[cryptography] Is it time for a revolution to replace TLS?
watsonbladd at gmail.com
Wed May 28 10:29:17 EDT 2014
On Wed, May 28, 2014 at 3:24 AM, Michael Rogers
<michael at briarproject.org> wrote:
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> On 28/05/14 10:54, Mansour Moufid wrote:
>> On Fri, 2014-04-25 at 09:28 -0700, Tony Arcieri wrote:
>>> There's an entire class of memory safety bugs which are possible
>>> in C but not possible in Rust. These also happen to be the class
>>> of bugs that lead to Heartbleed-like secret leakage or remote
>>> code execution vulnerabilities.
>> It seems we've come to the programming version of the possibilism
>> versus "revolution or nothing" debate. In politics anyway, the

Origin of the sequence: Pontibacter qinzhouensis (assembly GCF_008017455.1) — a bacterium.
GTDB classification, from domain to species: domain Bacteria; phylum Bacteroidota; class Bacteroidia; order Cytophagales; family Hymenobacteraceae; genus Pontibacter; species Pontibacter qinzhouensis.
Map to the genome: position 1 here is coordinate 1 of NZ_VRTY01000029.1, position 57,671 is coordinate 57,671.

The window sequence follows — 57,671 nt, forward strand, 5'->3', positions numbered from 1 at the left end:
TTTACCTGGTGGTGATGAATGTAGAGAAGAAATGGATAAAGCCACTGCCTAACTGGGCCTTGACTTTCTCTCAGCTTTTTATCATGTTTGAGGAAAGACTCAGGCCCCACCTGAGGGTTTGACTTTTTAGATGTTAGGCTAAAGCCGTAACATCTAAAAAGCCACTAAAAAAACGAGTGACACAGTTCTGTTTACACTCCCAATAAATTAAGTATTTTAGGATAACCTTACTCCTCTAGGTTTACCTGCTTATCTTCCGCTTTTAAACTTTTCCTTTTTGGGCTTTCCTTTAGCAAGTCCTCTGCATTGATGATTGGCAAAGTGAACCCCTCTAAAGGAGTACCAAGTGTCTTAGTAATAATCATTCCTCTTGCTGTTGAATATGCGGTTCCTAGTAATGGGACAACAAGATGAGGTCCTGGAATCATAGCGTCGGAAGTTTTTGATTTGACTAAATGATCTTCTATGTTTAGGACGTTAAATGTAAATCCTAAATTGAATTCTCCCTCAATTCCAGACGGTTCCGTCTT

>> latter attitude leads to nothing rather than revolution.
> I don't think anyone's suggesting that we should rewrite all existing
> software in Rust (the equivalent of revolution). But it's quite
> possible to stop writing new software in C. Then we just have to wait
> 50 or 100 years for most of the existing C code to fall out of use,
> and we'll have a somewhat improved security landscape. Hooray!
That's already started happening. Microsoft has been pushing .NET in
various guises for a while. Most desktop applications don't depend
that closely on the underlying C APIs of the operating system. On the
server side C seems to be losing ground: not in terms of nginx or
Apache, but rather custom servers, where C/C++ is not the only choice
Something like Google's Chromebook is probably exposing much less C to
the network then otherwise. Unfortunately there is a catch: Google
gets to know what you do with it. One can also do incremental
replacement: replace Adobe Reader with something safe, and you close a
big attack vector. Why does pine need to be written in C and not Ada
> I need a drink.
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